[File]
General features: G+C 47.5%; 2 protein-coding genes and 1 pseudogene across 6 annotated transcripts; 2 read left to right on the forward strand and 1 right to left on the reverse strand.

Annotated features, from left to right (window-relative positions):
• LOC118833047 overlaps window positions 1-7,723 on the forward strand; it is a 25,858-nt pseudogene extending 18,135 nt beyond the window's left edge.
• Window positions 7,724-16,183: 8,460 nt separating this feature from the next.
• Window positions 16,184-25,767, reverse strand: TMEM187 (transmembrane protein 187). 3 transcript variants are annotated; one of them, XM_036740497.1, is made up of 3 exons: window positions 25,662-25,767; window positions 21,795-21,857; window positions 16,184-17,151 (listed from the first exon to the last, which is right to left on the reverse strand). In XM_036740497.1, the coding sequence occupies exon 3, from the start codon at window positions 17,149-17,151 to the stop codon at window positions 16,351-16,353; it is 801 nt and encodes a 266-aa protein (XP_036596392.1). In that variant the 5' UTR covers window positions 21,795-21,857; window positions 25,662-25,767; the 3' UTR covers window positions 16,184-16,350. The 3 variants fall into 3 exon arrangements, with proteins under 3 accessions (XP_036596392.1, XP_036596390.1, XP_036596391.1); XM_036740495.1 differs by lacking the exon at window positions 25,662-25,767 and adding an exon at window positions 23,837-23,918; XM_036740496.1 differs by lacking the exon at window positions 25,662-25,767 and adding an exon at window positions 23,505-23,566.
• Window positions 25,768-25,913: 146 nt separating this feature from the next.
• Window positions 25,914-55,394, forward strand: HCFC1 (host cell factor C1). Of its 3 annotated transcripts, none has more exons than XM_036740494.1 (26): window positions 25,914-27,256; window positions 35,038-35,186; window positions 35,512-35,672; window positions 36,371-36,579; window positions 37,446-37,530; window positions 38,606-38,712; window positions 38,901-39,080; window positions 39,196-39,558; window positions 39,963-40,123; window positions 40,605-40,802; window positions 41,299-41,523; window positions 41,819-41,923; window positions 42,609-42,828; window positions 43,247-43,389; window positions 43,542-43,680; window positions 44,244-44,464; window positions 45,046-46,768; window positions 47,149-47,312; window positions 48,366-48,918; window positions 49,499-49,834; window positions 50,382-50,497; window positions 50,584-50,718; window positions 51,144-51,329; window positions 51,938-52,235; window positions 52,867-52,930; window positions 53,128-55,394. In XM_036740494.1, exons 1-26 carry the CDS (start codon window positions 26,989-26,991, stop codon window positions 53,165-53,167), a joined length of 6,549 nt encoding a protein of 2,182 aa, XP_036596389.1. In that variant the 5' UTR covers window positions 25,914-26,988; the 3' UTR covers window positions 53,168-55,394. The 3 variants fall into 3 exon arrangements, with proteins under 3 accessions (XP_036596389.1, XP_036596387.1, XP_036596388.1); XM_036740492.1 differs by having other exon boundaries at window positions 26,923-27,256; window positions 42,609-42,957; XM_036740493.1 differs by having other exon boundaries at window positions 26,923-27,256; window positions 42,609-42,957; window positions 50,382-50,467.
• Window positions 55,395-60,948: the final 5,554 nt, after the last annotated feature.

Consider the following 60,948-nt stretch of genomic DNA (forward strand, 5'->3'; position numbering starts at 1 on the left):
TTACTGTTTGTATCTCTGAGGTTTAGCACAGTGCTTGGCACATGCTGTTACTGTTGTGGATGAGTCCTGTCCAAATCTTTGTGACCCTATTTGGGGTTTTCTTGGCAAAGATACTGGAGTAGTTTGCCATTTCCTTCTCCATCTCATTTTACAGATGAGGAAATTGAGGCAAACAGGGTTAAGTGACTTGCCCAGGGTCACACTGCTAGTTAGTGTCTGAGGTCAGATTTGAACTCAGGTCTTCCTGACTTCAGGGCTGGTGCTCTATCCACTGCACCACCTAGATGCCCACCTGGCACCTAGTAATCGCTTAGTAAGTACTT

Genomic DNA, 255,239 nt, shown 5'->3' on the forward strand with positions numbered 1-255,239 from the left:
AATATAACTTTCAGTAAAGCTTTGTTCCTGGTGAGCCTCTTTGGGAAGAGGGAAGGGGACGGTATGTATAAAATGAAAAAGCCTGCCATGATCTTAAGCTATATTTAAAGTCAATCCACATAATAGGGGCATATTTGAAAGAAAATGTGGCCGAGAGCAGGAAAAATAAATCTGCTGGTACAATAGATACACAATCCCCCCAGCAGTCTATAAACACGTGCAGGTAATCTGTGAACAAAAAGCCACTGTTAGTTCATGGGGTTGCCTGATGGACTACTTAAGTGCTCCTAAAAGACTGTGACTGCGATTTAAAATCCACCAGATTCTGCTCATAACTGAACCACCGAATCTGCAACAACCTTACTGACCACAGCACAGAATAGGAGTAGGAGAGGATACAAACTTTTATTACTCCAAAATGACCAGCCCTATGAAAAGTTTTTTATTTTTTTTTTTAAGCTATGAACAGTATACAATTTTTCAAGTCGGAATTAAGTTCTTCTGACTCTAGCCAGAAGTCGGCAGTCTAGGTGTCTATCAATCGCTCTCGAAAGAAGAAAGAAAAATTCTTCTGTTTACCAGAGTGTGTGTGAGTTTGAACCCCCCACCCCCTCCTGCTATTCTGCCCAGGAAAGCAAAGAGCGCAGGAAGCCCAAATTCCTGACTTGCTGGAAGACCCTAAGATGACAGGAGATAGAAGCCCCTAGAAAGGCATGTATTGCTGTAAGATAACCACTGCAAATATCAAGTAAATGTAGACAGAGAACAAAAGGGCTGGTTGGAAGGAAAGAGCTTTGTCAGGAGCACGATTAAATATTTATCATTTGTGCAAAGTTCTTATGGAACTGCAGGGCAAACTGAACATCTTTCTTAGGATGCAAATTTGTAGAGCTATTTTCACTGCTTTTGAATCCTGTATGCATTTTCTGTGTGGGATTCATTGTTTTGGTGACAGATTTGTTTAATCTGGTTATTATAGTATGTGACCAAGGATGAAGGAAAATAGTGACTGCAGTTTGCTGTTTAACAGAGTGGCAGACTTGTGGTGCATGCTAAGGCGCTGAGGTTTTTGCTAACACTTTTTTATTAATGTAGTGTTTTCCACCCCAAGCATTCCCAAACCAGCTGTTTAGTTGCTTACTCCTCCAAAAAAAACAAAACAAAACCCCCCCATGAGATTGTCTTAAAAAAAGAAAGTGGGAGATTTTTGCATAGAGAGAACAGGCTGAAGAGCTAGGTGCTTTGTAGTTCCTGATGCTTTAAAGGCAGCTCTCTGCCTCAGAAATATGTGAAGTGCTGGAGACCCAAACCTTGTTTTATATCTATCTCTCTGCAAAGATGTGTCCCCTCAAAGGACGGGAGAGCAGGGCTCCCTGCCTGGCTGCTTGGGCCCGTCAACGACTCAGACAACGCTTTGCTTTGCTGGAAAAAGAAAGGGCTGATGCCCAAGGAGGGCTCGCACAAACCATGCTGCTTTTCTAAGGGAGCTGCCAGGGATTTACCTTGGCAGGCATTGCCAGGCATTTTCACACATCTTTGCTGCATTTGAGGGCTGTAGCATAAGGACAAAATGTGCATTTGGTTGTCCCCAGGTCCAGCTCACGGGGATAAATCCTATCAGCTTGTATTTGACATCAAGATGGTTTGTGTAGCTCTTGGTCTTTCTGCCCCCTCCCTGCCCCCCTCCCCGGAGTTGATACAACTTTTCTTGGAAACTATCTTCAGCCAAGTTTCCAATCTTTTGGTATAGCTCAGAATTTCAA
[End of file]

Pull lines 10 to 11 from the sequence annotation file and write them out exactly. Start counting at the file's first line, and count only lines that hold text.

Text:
TTACTGTTTGTATCTCTGAGGTTTAGCACAGTGCTTGGCACATGCTGTTACTGTTGTGGATGAGTCCTGTCCAAATCTTTGTGACCCTATTTGGGGTTTTCTTGGCAAAGATACTGGAGTAGTTTGCCATTTCCTTCTCCATCTCATTTTACAGATGAGGAAATTGAGGCAAACAGGGTTAAGTGACTTGCCCAGGGTCACACTGCTAGTTAGTGTCTGAGGTCAGATTTGAACTCAGGTCTTCCTGACTTCAGGGCTGGTGCTCTATCCACTGCACCACCTAGATGCCCACCTGGCACCTAGTAATCGCTTAGTAAGTACTT

Genomic DNA, 255,239 nt, shown 5'->3' on the forward strand with positions numbered 1-255,239 from the left: